In the 1960s former US President Lyndon Johnson signed off on laws to create what he called “The Great Society“, his follow-up to Franklin Roosevelt’s New Deal. There are mixed analyses to this day over the effects, some pro and some con, but his ostensible goal was “the elimination of poverty and racial injustice.” Most of this change attempt was orchestrated through legislative means.
We’re not there yet, and perhaps never quite will be, but the ideal itself is certainly worth pursuing. Opponent criticisms are tempered, I think, by the fact that the following two administrations (Nixon and Ford) extended the programs further. Now current US President Barack Obama is touting yet another stage to this social progression, although couched in necessary contextual terms such as recovery and the ambiguously-useless change.
It is with that foundation in mind that I began wondering what a “great society” should look like presently given our opportunities and advancements, especially in medicine, agriculture and high technology.
The two main socioeconomic book ends, socialism and capitalism, push and pull at the citizenry of any country involved in large-scale trade and in many ways interfere with the natural tendencies of progress. For example, capitalism is dependent on growth of some sort, usually by obtaining new customers (retention of existing customers leads to diminishing returns). That growth has to surpass the true rate of inflation in order to provide investors with acceptable returns. All of this is elementary. But what I’m leading up to here is how capitalist mechanisms can impede the natural disruptive upheavals that technological breakthroughs would otherwise drive.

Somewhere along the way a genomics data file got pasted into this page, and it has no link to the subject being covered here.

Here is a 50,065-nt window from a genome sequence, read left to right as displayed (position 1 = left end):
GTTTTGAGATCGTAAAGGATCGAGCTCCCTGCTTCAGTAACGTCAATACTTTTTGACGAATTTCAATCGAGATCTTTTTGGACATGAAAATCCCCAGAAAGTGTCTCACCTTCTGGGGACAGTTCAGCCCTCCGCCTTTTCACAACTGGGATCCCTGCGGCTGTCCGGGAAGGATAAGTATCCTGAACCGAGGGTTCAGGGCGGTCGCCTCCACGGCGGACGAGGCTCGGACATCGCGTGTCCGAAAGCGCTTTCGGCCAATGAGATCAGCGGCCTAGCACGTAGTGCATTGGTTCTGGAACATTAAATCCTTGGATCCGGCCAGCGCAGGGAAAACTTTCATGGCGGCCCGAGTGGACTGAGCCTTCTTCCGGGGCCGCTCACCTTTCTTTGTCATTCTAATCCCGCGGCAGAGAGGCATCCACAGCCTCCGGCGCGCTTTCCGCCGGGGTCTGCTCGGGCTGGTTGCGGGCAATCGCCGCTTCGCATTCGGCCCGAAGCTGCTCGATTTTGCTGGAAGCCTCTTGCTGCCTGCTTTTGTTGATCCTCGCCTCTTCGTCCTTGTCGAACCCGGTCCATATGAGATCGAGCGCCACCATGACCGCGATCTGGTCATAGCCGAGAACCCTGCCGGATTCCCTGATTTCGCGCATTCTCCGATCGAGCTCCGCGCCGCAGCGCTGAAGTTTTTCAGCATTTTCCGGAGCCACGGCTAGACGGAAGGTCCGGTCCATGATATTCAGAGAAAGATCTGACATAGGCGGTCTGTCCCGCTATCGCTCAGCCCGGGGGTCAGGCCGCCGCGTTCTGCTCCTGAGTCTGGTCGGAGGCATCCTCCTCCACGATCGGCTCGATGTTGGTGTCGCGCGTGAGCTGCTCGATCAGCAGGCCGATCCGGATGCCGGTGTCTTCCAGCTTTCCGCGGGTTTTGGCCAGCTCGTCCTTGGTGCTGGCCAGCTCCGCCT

Socialism, on the other hand, pushes commonality on the people and tends to act like a drain on innovation.
While the bulk of capitalist transactions in the US today are in the purview of small businesses, these are the invisible, mundane exchanges which we take for granted and by their nature will rarely be drivers of significant change. The lone inventor who alters our lives forever with that amazing little gadget is more myth than reality.
Instead, the advances that largely affect us come from massive corporate concerns, which have a vested interest in “leaking” them gradually. Milking a research and development investment ensures that the initial product(s) will not be a flash in the pan and money can be derived from the work for at least as long as the patents hold out.
Think tanks, futurist authors and even media outlets such as Wired magazine are fond of exploring the landscape of tomorrow and speculating on its appearance. In some cases their views have served as important guidelines and eventual benchmarks; the prescient writings of Alvin and Heidi Toffler come to mind. All of these sources point out the great pressure of technological change drivers.
But as hard as technology may push, markets in a great sense push back– turning potentially sharp disruptive advents into steady, manageable releases. And while individuals may clamor for immediate progress on some front, the general public ironically resists. The result is a fairly-steady status quo that does occasionally succumb to massive paradigm shifts but only after the resistance has been thoroughly ground down from the assault. However, the prospect of an impending Technological Singularity throws any confident predictions into doubt (more on that in a separate future article). Next, I’ll dig deeper into some fun facts about societies and human behavior.